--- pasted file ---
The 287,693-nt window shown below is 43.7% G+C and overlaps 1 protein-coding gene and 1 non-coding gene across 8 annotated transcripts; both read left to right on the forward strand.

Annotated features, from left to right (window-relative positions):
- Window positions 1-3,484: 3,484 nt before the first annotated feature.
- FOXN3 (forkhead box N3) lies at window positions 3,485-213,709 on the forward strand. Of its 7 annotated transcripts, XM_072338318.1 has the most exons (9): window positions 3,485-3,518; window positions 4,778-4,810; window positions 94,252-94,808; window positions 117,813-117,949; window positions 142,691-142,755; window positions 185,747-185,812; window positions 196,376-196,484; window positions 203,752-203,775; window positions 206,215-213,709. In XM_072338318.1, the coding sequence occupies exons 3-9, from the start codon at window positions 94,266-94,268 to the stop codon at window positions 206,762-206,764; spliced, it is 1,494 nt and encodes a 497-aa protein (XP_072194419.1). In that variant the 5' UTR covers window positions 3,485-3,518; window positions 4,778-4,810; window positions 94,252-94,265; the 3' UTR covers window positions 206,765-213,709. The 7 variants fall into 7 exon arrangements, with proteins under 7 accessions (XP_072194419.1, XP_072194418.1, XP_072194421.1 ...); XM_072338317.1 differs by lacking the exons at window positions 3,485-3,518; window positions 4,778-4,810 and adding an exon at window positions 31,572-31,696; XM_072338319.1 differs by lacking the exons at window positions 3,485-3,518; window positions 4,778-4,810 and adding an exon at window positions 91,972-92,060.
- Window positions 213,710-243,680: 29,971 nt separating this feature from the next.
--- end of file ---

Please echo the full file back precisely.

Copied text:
The 287,693-nt window shown below is 43.7% G+C and overlaps 1 protein-coding gene and 1 non-coding gene across 8 annotated transcripts; both read left to right on the forward strand.

Annotated features, from left to right (window-relative positions):
- Window positions 1-3,484: 3,484 nt before the first annotated feature.
- FOXN3 (forkhead box N3) lies at window positions 3,485-213,709 on the forward strand. Of its 7 annotated transcripts, XM_072338318.1 has the most exons (9): window positions 3,485-3,518; window positions 4,778-4,810; window positions 94,252-94,808; window positions 117,813-117,949; window positions 142,691-142,755; window positions 185,747-185,812; window positions 196,376-196,484; window positions 203,752-203,775; window positions 206,215-213,709. In XM_072338318.1, the coding sequence occupies exons 3-9, from the start codon at window positions 94,266-94,268 to the stop codon at window positions 206,762-206,764; spliced, it is 1,494 nt and encodes a 497-aa protein (XP_072194419.1). In that variant the 5' UTR covers window positions 3,485-3,518; window positions 4,778-4,810; window positions 94,252-94,265; the 3' UTR covers window positions 206,765-213,709. The 7 variants fall into 7 exon arrangements, with proteins under 7 accessions (XP_072194419.1, XP_072194418.1, XP_072194421.1 ...); XM_072338317.1 differs by lacking the exons at window positions 3,485-3,518; window positions 4,778-4,810 and adding an exon at window positions 31,572-31,696; XM_072338319.1 differs by lacking the exons at window positions 3,485-3,518; window positions 4,778-4,810 and adding an exon at window positions 91,972-92,060.
- Window positions 213,710-243,680: 29,971 nt separating this feature from the next.